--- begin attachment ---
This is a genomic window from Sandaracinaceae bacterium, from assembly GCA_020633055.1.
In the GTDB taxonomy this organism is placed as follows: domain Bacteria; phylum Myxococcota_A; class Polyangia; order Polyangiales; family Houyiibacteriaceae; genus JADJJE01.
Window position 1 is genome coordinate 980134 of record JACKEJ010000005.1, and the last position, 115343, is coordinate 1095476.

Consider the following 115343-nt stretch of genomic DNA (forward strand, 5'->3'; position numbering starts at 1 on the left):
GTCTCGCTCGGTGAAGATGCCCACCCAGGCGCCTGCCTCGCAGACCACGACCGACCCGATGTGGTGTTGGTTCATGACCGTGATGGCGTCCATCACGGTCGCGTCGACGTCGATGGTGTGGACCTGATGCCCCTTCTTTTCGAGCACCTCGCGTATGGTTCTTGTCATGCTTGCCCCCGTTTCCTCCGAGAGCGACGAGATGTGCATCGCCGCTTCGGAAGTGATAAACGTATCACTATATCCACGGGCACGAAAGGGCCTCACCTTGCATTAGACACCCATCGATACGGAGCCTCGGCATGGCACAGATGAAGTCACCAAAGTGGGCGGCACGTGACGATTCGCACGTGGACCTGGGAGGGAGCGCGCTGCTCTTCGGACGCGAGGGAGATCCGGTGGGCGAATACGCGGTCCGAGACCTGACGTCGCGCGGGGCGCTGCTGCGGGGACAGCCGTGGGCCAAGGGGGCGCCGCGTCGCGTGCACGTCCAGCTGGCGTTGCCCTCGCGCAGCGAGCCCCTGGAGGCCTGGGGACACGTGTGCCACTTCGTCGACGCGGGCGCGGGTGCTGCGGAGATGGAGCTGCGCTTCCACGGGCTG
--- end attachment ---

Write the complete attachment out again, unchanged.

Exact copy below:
This is a genomic window from Sandaracinaceae bacterium, from assembly GCA_020633055.1.
In the GTDB taxonomy this organism is placed as follows: domain Bacteria; phylum Myxococcota_A; class Polyangia; order Polyangiales; family Houyiibacteriaceae; genus JADJJE01.
Window position 1 is genome coordinate 980134 of record JACKEJ010000005.1, and the last position, 115343, is coordinate 1095476.

Consider the following 115343-nt stretch of genomic DNA (forward strand, 5'->3'; position numbering starts at 1 on the left):
GTCTCGCTCGGTGAAGATGCCCACCCAGGCGCCTGCCTCGCAGACCACGACCGACCCGATGTGGTGTTGGTTCATGACCGTGATGGCGTCCATCACGGTCGCGTCGACGTCGATGGTGTGGACCTGATGCCCCTTCTTTTCGAGCACCTCGCGTATGGTTCTTGTCATGCTTGCCCCCGTTTCCTCCGAGAGCGACGAGATGTGCATCGCCGCTTCGGAAGTGATAAACGTATCACTATATCCACGGGCACGAAAGGGCCTCACCTTGCATTAGACACCCATCGATACGGAGCCTCGGCATGGCACAGATGAAGTCACCAAAGTGGGCGGCACGTGACGATTCGCACGTGGACCTGGGAGGGAGCGCGCTGCTCTTCGGACGCGAGGGAGATCCGGTGGGCGAATACGCGGTCCGAGACCTGACGTCGCGCGGGGCGCTGCTGCGGGGACAGCCGTGGGCCAAGGGGGCGCCGCGTCGCGTGCACGTCCAGCTGGCGTTGCCCTCGCGCAGCGAGCCCCTGGAGGCCTGGGGACACGTGTGCCACTTCGTCGACGCGGGCGCGGGTGCTGCGGAGATGGAGCTGCGCTTCCACGGGCTG